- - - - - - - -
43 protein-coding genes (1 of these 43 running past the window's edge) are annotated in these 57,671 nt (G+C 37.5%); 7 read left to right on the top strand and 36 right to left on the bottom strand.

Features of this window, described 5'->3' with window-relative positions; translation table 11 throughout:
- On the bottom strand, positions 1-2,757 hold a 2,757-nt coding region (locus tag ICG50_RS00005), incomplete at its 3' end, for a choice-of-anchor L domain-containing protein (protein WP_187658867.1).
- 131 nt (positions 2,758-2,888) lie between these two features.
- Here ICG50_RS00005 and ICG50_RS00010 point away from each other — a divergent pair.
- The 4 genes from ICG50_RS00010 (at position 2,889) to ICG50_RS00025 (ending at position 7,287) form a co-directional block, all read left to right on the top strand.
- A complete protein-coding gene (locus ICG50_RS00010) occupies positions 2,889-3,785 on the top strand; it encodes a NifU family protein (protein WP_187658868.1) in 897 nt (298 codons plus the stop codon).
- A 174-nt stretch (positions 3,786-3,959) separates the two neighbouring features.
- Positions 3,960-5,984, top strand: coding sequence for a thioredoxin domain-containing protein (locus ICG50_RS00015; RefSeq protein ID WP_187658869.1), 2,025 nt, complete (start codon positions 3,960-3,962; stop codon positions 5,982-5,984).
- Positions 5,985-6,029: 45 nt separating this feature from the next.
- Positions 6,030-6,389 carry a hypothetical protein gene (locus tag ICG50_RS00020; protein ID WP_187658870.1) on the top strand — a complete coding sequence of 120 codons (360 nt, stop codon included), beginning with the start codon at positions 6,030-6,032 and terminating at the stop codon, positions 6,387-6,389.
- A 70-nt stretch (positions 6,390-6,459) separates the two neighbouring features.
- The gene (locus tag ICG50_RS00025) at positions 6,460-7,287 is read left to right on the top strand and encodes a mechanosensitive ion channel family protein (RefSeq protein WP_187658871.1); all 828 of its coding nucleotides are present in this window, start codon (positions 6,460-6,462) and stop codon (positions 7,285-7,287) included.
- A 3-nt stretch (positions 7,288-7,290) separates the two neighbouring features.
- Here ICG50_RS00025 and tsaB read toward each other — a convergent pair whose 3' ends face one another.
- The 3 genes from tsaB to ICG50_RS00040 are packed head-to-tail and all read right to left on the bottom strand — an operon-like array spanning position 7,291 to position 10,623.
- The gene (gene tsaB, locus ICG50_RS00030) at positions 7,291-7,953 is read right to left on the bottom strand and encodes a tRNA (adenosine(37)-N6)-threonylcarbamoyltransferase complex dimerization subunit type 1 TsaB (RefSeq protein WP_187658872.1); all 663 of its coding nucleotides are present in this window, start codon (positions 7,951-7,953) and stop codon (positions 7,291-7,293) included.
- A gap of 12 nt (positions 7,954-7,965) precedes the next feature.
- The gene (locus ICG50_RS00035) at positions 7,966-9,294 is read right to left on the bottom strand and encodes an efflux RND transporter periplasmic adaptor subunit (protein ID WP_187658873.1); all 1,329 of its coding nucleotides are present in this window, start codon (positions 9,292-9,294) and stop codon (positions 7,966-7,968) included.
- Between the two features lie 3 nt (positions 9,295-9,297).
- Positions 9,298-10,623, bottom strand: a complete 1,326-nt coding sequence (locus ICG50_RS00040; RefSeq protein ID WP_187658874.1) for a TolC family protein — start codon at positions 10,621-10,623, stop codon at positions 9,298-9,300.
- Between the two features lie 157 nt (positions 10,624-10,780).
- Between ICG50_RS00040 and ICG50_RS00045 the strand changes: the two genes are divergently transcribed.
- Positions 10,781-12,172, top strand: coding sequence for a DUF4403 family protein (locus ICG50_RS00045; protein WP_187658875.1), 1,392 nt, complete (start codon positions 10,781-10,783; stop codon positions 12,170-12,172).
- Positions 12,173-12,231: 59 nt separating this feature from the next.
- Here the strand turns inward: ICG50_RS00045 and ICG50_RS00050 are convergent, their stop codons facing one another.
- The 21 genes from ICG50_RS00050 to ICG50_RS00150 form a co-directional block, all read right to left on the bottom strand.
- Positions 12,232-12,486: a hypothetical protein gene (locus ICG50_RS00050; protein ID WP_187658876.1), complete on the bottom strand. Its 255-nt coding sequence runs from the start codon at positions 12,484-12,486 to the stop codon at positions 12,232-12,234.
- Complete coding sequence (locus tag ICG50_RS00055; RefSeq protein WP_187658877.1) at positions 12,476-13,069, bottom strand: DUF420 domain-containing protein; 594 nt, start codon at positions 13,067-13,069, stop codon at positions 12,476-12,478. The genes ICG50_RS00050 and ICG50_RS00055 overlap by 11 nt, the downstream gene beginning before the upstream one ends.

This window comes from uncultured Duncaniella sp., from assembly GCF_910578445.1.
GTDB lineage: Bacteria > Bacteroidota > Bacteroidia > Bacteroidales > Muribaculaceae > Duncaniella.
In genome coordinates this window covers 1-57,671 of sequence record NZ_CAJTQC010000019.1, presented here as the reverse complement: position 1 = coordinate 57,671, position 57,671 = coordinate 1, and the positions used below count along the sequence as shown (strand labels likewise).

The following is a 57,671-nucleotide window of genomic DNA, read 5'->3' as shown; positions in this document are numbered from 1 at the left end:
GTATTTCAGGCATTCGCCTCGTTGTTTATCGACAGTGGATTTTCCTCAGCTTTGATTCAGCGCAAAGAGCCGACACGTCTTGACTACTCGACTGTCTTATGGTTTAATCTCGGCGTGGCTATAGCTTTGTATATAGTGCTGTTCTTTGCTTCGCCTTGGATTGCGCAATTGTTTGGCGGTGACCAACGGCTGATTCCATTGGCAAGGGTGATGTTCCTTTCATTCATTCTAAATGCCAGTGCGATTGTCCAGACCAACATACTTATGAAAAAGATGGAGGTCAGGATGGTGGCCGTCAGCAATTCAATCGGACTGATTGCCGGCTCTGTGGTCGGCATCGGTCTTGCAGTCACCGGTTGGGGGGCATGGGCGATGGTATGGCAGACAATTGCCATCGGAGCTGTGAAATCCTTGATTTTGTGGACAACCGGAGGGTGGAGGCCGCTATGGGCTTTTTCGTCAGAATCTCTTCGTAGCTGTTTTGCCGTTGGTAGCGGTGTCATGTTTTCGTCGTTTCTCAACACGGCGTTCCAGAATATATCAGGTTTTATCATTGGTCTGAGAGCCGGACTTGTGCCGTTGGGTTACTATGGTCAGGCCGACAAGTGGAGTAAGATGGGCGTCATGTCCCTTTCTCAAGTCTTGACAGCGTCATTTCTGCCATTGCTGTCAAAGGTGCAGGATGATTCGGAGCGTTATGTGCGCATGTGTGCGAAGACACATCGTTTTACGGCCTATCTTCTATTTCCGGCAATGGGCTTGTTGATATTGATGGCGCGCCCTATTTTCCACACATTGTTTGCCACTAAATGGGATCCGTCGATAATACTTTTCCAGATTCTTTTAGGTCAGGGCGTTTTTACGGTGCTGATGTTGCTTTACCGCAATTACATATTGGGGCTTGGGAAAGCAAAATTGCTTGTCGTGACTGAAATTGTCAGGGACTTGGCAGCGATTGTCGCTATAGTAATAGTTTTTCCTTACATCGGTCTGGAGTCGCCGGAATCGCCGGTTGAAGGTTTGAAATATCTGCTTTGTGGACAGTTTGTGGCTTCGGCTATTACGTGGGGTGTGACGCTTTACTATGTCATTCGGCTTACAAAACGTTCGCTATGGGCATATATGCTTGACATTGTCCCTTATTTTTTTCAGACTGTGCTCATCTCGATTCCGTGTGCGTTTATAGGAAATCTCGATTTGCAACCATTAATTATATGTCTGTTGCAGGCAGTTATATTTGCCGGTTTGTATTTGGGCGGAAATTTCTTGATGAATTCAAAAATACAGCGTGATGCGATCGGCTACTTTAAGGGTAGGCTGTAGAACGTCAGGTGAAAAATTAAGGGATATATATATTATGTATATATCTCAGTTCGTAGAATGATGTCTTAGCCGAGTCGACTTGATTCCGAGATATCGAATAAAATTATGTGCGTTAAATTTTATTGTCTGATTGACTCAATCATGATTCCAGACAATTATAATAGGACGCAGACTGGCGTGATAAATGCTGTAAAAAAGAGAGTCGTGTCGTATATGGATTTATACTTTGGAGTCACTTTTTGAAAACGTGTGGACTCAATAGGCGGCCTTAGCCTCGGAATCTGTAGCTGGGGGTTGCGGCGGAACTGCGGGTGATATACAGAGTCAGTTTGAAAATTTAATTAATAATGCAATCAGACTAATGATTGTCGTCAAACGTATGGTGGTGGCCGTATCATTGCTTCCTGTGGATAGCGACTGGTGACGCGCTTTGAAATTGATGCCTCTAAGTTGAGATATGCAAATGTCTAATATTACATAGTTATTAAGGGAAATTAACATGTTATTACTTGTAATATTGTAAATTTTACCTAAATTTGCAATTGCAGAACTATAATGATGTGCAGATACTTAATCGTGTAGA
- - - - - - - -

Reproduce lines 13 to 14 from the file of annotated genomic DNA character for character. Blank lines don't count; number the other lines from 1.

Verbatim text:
- The gene (locus tag ICG50_RS00025) at positions 6,460-7,287 is read left to right on the top strand and encodes a mechanosensitive ion channel family protein (RefSeq protein WP_187658871.1); all 828 of its coding nucleotides are present in this window, start codon (positions 6,460-6,462) and stop codon (positions 7,285-7,287) included.
- A 3-nt stretch (positions 7,288-7,290) separates the two neighbouring features.